You know how pediatricians told us to avoid feeding our children nuts until they were at least three years old? They were wrong. According to the New England Journal of Medicine, a new study found feeding infants small amounts of peanuts for years — under the supervision of a physician — can reduce the risk of developing a peanut allergy by 81%.
If you, or your child, suffer from a peanut allergy, you may find this news a tad bit annoying. After all, you have to live with a life-threatening allergy. You have to constantly ask, “Are there nuts in this?” And you must put up with insensitive types who complain they can’t send their kids to school with peanut butter — as if that’s more important than triggering anaphylactic shock in a child who has to carry an EpiPen everywhere she goes. (Is it obvious my kid is allergic to nuts?)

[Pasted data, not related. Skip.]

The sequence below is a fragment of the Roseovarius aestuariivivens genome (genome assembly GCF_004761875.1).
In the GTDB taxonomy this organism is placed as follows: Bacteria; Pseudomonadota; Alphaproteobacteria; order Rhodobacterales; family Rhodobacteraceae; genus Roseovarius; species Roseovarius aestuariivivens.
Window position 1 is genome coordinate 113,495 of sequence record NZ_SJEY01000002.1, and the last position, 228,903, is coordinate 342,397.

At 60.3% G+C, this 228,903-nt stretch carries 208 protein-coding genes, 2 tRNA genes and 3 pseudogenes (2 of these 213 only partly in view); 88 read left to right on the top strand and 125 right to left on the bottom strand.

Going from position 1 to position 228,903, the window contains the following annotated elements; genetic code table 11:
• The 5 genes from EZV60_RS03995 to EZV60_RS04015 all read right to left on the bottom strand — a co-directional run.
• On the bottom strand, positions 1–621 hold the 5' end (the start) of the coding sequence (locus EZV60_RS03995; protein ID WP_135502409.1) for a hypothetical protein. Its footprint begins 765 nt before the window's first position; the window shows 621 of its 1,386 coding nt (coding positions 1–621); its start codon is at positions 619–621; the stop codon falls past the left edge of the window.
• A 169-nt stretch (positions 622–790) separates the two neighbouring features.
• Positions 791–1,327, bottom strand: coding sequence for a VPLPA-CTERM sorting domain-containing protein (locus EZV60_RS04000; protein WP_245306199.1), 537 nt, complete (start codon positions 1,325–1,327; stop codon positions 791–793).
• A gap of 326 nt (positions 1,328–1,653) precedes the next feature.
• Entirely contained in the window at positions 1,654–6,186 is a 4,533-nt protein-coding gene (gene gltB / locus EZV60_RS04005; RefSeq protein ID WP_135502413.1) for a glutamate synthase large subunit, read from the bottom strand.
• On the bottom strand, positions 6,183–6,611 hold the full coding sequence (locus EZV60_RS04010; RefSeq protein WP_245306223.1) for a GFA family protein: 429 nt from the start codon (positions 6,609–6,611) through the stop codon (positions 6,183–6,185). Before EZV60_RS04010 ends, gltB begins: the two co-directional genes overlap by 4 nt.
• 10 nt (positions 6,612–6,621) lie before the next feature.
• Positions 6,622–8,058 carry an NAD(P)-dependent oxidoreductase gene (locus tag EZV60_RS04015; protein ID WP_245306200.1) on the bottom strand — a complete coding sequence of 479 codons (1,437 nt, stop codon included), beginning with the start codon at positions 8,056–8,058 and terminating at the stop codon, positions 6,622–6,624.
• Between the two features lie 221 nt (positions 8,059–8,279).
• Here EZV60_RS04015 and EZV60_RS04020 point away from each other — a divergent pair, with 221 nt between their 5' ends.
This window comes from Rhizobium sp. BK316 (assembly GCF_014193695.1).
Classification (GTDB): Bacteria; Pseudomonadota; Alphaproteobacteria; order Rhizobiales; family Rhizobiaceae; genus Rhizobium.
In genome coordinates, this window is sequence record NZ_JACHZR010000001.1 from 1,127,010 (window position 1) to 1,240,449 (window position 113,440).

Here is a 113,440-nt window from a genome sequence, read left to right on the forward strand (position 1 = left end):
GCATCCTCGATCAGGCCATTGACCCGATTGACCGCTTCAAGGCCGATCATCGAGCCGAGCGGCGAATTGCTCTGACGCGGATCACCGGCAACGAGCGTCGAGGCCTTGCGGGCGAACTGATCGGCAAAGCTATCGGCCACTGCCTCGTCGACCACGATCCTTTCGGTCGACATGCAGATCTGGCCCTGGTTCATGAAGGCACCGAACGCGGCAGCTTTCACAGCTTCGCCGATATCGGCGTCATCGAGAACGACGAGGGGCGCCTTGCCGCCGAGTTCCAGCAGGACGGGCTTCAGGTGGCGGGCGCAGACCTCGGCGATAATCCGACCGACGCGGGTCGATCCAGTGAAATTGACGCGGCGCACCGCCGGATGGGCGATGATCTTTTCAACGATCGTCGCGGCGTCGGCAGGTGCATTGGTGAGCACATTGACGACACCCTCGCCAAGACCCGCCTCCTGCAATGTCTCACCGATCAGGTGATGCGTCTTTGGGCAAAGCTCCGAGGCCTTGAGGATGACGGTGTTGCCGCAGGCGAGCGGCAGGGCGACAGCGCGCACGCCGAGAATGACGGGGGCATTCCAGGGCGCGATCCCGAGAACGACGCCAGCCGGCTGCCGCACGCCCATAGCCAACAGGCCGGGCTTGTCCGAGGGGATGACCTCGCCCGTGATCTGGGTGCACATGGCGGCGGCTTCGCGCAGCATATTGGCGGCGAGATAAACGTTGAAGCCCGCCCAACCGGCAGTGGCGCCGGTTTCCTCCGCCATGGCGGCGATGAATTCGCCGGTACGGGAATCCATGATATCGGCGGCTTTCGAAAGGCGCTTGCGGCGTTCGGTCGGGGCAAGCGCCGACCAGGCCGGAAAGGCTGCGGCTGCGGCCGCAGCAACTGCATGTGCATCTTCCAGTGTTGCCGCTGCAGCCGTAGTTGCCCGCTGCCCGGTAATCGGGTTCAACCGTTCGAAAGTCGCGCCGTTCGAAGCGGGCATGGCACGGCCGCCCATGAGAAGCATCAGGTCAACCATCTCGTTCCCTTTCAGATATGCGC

On the flipside, if you have a baby younger than 12 months or you’re expecting or planning a family, this food allergy breakthrough is great news! Given the fact that peanut allergies had doubled before this discovery, it’s one less thing for you to worry about. And as you take your cherished, allergy-free kids to school, parks, and birthday parties, please try to remember that those with allergies are someone’s cherished kids, too. And your kind sensitivity to their health can go a long way — it can prevent an avoidable tragedy.
“A little kindness from person to person is better than a vast love for all humankind.” —Richard Dehmel